The 69-year-old archaeologist is regarded by his peers as a leading authority on the Izapa Stela 5 "Tree of Life" sculpture in Mesoamerica. He's written two texts and devoted 40 years to examining the sculpture's origins and story.
He has discovered what he believes is a link between the old and new worlds — measuring devices, geometry and calendars that prove there was communication between the worlds — a theory that he says meshes with stories in the LDS Book of Mormon that talk of tribal migrations.
Norman is director of Archaeological Research Consultants, president of the Ancient America Foundation and lectures at international symposiums.
He has just completed a major archaeological investigation of the Parowan Gap in southern Utah that he said suggests the site was a temple ritual center. He discovered an observatory linked to Fremont Indian petroglyphs and a calendar linked to Mesoamerica.
Norman's research as it relates to Lehi's dream of the tree of life in the Book of Mormon is included in Deseret Book Co.'s "Book of Mormon Reference Companion."
Norman said the key to his theory is in the standard measures — like the modern-day ruler and compass — that are tools both cultures relied upon in their art and their construction. Generally, the cubit length is 49.5 centimeters — the standard cubit for ancient Babylon. In others, it was 52.5, the standard for the Egyptians.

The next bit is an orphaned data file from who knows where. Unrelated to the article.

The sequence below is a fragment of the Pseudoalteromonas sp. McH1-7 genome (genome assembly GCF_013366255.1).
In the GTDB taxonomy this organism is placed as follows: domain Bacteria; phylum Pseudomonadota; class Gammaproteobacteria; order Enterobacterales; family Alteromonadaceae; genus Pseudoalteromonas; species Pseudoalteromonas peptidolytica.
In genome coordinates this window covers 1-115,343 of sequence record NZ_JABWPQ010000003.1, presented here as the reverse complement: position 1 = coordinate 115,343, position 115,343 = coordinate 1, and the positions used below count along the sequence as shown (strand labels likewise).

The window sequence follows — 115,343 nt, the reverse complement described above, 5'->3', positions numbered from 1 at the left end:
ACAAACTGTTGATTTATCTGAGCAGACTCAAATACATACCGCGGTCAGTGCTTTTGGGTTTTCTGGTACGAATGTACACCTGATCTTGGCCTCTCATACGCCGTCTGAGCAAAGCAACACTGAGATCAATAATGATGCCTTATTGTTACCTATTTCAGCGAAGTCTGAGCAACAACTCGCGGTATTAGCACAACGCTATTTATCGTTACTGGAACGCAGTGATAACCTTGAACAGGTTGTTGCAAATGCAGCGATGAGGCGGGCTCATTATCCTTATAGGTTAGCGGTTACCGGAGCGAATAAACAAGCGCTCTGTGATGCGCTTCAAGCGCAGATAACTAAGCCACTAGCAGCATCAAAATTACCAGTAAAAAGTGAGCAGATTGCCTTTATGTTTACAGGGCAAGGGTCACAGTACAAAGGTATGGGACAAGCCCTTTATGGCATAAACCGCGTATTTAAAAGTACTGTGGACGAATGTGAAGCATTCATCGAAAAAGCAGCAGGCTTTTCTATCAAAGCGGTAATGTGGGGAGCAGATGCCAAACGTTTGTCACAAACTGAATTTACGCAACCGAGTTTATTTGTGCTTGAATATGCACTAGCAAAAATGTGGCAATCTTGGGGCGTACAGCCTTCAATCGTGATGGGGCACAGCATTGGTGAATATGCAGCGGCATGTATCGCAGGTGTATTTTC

In more than 250 measures on stone monuments in Mesoamerica and in the Middle East, Norman found the same cubit measurement used in the forearms and feet of human figures.
"I first discovered the measures while checking Izapa stelae. I discovered the same dimensions — the same height, the same length, were repeated on different carvings," he said. "For me, it's a discovery that's going to force change in the dominance of isolation theory in the origin of Mesoamerican civilization.
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"I found this being used in figures in Mexico and all over Mesoamerica," he said. "How did they get to be all mathematically related? I liken it to sending a spaceship off to Mars and finding a civilization using the same 12-inch measure and the same meter as we do. Wouldn't we be forced to conclude a common origin?"
Norman said he likes to rely on hard science for empirical data, so he's careful about his methodology and research conclusions. He also believes modern man needs to set aside his ego and accept the notion that ancient peoples had sophisticated knowledge.